Source Pravda.Ru

More than million people contract HIV infections, 520,000 AIDS deaths in Asia

More than a million people contracted HIV infections across Asia and some 520,000 died of the disease in the past year, with the disease's spread being largely driven by drug use and unsafe sex, a United Nations report said Monday. The deaths were a sharp increase from the 420,000 reported in 2003, said the United Nation's AIDS epidemic report, released Monday.

Worldwide, the global HIV epidemic continues to expand, with the estimated number of people living with the virus in 2005 passing 40 million, but prevention efforts are finally starting to pay off, the United Nations said.

Infection levels in Asia are low, but the populations of many countries are so huge that at least 8.3 million are living with the virus across the world's largest continent, including 1.1 million new infections over the past year, the report said.

Ignorance about the disease also showed up among a large number of people.

In India, some 42 percent of sex workers said they could tell whether a client had HIV from his physical appearance; in the Pakistani city of Karachi, one in five sex workers cannot recognize a condom and one-third have never heard of AIDS. In the Philippines, more than 90 percent of respondents in a 2003 survey believed that the virus could be transmitted by sharing a meal with an HIV-positive person.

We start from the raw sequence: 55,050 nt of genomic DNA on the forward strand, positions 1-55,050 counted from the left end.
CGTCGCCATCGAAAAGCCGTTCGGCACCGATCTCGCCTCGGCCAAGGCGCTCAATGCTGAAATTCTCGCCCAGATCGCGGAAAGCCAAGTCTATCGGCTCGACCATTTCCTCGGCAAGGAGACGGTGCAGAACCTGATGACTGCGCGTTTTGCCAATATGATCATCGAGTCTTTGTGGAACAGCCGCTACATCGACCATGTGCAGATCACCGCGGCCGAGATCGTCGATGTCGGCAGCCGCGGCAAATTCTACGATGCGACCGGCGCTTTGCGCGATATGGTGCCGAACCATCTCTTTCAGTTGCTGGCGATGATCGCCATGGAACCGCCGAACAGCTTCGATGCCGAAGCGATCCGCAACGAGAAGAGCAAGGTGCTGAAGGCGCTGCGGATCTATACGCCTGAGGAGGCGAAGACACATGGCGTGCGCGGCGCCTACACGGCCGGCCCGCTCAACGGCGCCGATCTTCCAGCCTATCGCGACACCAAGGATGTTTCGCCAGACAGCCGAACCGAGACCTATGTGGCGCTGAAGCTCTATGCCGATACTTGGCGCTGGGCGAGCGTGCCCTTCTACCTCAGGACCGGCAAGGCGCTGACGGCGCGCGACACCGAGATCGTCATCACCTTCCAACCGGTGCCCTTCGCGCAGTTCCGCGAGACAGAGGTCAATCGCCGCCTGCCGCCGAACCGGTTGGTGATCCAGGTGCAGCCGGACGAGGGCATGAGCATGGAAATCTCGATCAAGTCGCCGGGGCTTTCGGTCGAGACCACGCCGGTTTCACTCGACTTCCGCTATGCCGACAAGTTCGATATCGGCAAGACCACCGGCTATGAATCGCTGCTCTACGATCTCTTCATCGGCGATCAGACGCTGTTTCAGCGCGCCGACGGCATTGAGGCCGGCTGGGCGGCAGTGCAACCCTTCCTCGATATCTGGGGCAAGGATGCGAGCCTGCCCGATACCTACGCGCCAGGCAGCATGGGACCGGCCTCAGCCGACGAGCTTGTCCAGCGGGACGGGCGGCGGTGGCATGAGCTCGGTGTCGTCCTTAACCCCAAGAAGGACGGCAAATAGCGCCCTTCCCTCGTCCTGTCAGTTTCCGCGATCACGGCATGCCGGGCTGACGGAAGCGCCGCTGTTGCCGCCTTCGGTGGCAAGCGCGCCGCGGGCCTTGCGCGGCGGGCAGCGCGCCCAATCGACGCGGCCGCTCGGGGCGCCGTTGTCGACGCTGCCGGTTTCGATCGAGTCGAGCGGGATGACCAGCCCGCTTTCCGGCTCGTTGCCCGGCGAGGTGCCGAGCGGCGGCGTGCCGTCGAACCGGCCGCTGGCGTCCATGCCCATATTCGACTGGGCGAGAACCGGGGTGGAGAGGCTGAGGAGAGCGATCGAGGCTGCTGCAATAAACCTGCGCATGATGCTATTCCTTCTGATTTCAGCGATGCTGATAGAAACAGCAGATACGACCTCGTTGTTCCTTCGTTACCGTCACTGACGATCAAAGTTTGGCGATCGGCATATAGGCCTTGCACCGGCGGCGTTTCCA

"At the heart of many of Asia's (AIDS) epidemics lies the interplay between injecting drug use and unprotected sex, much of it commercial," the report said. "Yet, prevention strategies still rarely reflect the fact that such combinations of risk-taking exist in virtually every country in the region."

In India, home to an estimated 5.1 million HIV-positive people, the infections were showing signs of stabilizing in some states, but overall HIV prevalence was on the rise, the report warned.

In China, HIV cases have been detected in all of the country's 31 provinces, with the largest number reported in the south and west of the country, reports the AP. I.L.

Several years ago, a prominent Indonesian businessman who now resides in Canada, insisted on meeting me in a back room of one of Jakarta's posh restaurants. An avid reader of mine, he 'had something urgent to tell me', after finding out that our paths were going to be crossing in this destroyed and hopelessly polluted Indonesian capital.

Capitalism reduced Indonesian cities to infested carcases

Several years ago, a prominent Indonesian businessman who now resides in Canada, insisted on meeting me in a back room of one of Jakarta's posh restaurants. An avid reader of mine, he 'had something urgent to tell me', after finding out that our paths were going to be crossing in this destroyed and hopelessly polluted Indonesian capital.

Capitalism reduced Indonesian cities to infested carcases
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